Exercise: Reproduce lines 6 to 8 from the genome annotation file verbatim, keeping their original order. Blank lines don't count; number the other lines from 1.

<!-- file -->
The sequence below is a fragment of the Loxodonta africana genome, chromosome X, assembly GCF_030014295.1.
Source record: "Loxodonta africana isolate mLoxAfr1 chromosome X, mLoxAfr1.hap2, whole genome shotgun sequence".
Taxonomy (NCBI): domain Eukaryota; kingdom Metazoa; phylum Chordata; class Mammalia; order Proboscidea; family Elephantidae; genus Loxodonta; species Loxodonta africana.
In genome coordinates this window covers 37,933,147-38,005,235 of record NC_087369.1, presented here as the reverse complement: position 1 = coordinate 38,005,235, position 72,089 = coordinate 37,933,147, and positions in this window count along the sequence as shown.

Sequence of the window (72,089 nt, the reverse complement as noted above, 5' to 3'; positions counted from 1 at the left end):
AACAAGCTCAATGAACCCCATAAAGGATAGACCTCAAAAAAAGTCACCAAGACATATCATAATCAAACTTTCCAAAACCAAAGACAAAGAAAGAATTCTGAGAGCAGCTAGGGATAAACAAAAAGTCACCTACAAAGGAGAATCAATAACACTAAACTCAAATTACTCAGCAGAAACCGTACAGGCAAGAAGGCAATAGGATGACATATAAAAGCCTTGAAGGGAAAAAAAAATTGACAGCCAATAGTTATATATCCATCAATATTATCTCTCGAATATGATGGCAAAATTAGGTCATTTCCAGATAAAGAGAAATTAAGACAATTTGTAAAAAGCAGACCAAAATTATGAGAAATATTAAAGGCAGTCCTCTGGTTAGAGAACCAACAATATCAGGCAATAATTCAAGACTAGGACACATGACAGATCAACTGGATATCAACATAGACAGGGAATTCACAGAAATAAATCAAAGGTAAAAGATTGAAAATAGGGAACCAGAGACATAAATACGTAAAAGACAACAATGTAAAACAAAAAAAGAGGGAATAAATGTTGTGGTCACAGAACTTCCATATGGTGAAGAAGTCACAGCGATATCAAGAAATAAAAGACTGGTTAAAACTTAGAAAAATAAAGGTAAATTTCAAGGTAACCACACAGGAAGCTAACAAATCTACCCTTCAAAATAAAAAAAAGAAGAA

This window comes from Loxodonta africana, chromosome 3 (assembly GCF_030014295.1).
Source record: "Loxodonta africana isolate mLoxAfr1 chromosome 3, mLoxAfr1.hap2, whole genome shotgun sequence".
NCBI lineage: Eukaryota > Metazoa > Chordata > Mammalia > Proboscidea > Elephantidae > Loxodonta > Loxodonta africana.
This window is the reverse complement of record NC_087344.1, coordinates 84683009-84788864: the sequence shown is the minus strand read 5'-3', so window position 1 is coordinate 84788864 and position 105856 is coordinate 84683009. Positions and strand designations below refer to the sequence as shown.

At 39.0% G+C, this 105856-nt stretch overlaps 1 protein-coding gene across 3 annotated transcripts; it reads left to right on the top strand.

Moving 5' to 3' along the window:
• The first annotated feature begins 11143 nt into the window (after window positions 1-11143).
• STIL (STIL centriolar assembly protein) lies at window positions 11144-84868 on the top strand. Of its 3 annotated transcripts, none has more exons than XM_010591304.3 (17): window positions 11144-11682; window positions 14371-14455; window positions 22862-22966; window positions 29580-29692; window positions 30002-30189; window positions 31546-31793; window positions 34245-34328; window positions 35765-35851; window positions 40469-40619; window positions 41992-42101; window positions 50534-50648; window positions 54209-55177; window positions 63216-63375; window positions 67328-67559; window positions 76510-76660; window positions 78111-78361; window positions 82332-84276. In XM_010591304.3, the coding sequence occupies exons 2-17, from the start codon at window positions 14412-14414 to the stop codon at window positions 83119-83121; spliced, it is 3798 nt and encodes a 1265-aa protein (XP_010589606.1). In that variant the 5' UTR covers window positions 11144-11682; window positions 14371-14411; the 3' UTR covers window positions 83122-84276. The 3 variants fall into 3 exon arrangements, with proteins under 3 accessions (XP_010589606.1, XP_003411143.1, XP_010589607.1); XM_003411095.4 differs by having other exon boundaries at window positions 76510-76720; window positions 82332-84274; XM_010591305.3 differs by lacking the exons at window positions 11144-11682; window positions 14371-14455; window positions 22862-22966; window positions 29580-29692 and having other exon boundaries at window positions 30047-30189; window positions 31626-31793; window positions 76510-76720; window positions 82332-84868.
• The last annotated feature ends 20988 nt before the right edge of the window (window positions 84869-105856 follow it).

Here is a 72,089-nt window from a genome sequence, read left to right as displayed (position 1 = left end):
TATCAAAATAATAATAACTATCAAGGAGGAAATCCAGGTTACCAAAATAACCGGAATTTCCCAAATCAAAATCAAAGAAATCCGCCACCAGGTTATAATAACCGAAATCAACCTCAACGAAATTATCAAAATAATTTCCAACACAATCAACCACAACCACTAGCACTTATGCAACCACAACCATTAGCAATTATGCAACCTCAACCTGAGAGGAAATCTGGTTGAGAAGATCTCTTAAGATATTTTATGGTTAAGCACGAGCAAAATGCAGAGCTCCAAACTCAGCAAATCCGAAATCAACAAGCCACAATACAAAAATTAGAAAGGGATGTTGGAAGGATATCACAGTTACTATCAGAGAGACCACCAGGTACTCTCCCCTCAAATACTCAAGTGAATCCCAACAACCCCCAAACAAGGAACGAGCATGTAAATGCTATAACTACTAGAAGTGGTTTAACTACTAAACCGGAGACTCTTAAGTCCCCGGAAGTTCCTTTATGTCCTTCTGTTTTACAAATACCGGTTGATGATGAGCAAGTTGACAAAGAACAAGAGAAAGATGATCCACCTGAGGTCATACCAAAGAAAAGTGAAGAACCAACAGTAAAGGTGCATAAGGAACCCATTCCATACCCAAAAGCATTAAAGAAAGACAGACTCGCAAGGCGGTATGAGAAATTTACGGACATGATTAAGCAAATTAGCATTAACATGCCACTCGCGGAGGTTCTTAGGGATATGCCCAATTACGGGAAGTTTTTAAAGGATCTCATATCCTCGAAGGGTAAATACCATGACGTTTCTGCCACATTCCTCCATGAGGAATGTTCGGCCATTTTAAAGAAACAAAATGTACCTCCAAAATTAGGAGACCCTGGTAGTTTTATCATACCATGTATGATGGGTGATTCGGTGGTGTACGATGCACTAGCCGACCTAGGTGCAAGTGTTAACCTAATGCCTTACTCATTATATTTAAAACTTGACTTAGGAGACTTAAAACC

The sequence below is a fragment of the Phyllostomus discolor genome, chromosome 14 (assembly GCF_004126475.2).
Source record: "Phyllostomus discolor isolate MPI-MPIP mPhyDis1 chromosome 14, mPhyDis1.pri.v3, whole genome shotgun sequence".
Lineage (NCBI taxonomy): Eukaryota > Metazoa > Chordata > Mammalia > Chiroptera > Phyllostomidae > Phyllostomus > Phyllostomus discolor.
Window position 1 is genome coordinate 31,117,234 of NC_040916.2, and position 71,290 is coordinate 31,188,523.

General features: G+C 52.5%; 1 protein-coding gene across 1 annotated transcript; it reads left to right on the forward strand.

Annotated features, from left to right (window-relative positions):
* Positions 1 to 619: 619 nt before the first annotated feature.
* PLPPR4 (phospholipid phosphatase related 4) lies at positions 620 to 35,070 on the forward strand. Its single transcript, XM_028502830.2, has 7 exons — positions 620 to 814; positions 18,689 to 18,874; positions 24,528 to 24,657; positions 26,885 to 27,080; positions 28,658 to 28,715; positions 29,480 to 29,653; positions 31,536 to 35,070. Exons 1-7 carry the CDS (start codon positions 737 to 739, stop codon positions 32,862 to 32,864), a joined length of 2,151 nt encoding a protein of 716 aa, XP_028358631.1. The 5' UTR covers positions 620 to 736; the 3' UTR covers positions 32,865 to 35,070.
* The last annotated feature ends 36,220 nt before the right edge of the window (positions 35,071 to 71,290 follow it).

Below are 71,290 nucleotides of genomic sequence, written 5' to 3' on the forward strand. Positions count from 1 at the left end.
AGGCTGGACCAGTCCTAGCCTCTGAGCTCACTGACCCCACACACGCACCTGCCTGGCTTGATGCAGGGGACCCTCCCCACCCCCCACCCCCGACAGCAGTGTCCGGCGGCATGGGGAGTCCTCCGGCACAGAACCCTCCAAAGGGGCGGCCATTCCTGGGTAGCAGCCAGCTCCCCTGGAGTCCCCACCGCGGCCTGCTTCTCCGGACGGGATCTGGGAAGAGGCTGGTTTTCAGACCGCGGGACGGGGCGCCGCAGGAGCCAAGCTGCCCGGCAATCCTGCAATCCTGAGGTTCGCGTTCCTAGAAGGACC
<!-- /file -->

AACAAGCTCAATGAACCCCATAAAGGATAGACCTCAAAAAAAGTCACCAAGACATATCATAATCAAACTTTCCAAAACCAAAGACAAAGAAAGAATTCTGAGAGCAGCTAGGGATAAACAAAAAGTCACCTACAAAGGAGAATCAATAACACTAAACTCAAATTACTCAGCAGAAACCGTACAGGCAAGAAGGCAATAGGATGACATATAAAAGCCTTGAAGGGAAAAAAAAATTGACAGCCAATAGTTATATATCCATCAATATTATCTCTCGAATATGATGGCAAAATTAGGTCATTTCCAGATAAAGAGAAATTAAGACAATTTGTAAAAAGCAGACCAAAATTATGAGAAATATTAAAGGCAGTCCTCTGGTTAGAGAACCAACAATATCAGGCAATAATTCAAGACTAGGACACATGACAGATCAACTGGATATCAACATAGACAGGGAATTCACAGAAATAAATCAAAGGTAAAAGATTGAAAATAGGGAACCAGAGACATAAATACGTAAAAGACAACAATGTAAAACAAAAAAAGAGGGAATAAATGTTGTGGTCACAGAACTTCCATATGGTGAAGAAGTCACAGCGATATCAAGAAATAAAAGACTGGTTAAAACTTAGAAAAATAAAGGTAAATTTCAAGGTAACCACACAGGAAGCTAACAAATCTACCCTTCAAAATAAAAAAAAGAAGAA

This window comes from Loxodonta africana, chromosome 3 (assembly GCF_030014295.1).
Source record: "Loxodonta africana isolate mLoxAfr1 chromosome 3, mLoxAfr1.hap2, whole genome shotgun sequence".